I was on the train heading home to Brooklyn when I first found out. As I checked my latest refreshed feed before I headed underground, twitter was buzzing with the breaking news – Whitney Houston Dead at age 48. As I continued to scroll through multiple sources such as the New York Daily News, the New York Times, and the Associated Press, the news was confirmed, and my heart sank.
With details being very vague right now and many questions still unanswered, especially, the cause of death, I find it very interesting to see how others are not only viewing her death, but are choosing to remember Houston. The overall public perception (minus media reaction) is that drugs were a cause, and from some social media responses, the overall theme was sadly, “just another crackhead died.”
Her troubled battle with alcohol and substance abuse is well documented. And while many blame Bobby Brown for the her downfall during their marriage, and yes, he was a major catalyst for her downfall, the truth is Houston still had free reign to make the decisions to participate. Any bad sentiments toward Bobby or blame for the fall of her career is completely unwarranted. In fact, following their separation, Brown has cleaned himself up, remarried, and fathered another child. Houston continued to struggle with abuse. And let’s not forget her recent (weird and skeptical) relationship with Ray-J.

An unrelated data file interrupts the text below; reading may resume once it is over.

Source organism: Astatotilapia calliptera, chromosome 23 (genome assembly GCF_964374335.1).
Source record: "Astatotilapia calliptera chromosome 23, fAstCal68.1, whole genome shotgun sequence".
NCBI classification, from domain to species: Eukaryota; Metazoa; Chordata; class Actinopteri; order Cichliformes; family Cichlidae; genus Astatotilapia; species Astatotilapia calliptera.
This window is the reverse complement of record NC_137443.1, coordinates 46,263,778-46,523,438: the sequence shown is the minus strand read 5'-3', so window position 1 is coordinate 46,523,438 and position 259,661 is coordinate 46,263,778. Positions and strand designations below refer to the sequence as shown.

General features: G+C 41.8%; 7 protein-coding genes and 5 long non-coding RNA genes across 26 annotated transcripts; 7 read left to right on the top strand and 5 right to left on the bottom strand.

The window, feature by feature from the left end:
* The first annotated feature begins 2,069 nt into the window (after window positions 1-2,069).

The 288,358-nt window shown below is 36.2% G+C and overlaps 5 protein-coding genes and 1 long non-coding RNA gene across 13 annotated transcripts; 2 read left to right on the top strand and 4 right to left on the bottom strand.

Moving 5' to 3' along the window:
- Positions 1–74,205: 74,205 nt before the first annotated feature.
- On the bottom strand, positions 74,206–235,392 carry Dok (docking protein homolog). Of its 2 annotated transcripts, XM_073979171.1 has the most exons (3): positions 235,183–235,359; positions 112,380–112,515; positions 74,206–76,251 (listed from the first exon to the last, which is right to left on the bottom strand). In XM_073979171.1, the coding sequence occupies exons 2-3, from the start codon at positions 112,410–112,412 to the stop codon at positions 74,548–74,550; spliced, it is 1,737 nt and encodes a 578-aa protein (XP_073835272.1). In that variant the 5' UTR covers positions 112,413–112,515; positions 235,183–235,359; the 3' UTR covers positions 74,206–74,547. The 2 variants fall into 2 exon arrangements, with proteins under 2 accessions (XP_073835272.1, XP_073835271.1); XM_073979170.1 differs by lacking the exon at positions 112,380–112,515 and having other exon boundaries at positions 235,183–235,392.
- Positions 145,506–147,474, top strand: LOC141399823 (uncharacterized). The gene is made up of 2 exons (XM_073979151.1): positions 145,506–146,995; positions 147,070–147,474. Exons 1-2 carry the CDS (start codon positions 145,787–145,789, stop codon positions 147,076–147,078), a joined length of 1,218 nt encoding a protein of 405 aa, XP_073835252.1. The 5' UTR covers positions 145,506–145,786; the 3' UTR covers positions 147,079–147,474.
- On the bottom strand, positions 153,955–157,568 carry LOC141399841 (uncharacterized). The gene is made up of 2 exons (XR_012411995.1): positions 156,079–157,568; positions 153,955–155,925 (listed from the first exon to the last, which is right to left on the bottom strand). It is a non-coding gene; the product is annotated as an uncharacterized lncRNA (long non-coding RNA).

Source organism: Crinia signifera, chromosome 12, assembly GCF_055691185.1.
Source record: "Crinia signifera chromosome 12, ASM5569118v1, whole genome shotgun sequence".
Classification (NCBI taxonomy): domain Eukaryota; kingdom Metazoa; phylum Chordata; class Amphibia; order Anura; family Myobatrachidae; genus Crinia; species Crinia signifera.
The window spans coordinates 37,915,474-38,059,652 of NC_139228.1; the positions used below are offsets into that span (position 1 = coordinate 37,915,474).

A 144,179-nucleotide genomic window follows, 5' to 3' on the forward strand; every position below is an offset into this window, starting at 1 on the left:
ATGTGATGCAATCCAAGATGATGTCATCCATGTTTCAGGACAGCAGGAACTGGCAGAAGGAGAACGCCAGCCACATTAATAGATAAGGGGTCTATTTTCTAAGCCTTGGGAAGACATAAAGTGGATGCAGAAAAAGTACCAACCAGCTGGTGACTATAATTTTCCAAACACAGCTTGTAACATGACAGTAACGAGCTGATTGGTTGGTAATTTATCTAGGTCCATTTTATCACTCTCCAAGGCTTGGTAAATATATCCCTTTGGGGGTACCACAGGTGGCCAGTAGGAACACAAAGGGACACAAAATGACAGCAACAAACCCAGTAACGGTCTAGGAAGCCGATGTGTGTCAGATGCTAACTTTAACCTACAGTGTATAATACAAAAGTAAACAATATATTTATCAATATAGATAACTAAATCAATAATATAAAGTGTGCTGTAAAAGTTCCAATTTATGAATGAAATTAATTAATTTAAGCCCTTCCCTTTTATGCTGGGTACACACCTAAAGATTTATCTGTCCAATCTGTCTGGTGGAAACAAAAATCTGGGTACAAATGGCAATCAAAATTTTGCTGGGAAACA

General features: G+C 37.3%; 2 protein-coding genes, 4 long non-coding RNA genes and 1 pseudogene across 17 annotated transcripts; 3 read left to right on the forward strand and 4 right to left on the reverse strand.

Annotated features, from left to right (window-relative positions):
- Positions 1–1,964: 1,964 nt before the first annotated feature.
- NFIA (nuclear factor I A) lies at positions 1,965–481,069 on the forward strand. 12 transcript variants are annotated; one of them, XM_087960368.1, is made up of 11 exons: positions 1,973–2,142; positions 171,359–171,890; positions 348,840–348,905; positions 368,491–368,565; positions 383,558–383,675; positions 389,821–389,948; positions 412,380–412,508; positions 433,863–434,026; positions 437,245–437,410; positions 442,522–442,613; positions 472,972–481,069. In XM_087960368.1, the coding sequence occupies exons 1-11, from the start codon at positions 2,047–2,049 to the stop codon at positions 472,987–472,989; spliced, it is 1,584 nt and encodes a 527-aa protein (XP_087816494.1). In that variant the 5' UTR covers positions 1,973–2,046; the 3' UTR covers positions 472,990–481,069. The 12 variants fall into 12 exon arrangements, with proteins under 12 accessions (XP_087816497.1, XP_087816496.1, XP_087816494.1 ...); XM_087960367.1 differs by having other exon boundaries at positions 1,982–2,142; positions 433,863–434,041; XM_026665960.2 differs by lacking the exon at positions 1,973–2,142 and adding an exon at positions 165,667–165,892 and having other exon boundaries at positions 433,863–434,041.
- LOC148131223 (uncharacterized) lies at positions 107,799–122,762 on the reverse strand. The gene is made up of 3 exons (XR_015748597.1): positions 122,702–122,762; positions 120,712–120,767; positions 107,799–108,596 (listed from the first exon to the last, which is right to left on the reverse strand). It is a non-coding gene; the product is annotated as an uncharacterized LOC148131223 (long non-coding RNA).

While I understand the feeling and reaction, personally, the life of Whitney Houston is more than just a media/pop culture one of her controversial life. My father is a huge Whitney Houston fan. I grew up hearing that wonderful and powerful God-given voice of Houston blaring throughout our house. “I Wanna Dance With Somebody”, “How Will I know”, "Saving All My Love For You” and many of her hits from the 80’s and early 90’s are engrained with me from childhood, and are songs associated with various memories.
And c’mon, the power of her voice…that voice is incomparable.
I understand there are many who remember Houston for her tumultuous relationship and headline-stealing disappointments. And there is indeed a part of me that has very little sympathy for someone who wasted such a gift, such wealth, such talent, and such fame through drugs.
However, my initial feeling and response to Whitney Houston’s death is that of disappointment.
Seven years ago, I wrote a post titled, Think Reverse, Understand Today. A simple “What if” thought process of
wondering pondering how life would have worked out for Houston if she never met or married Bobby Brown.
And such a thought process lies in the disappointment.
A disappointment that is grounded in knowing Houston will never, ever, reach the full potential everyone knew she was capable of. A hope that many held on to when she released her last (and comeback album) I Look To You. It’s the hope that is now gone.
And regardless of how she died, which is presumed to be drugs, or the toll that substance abuse had on her system over the years, the greatest lesson we can learn from the tale of Whitney Houston, besides the obvious of not doing drugs, is not wasting God-given talent or your life.
For upon your death, the feeling of disappointment is greater than the impact of any reputation or headline from your past.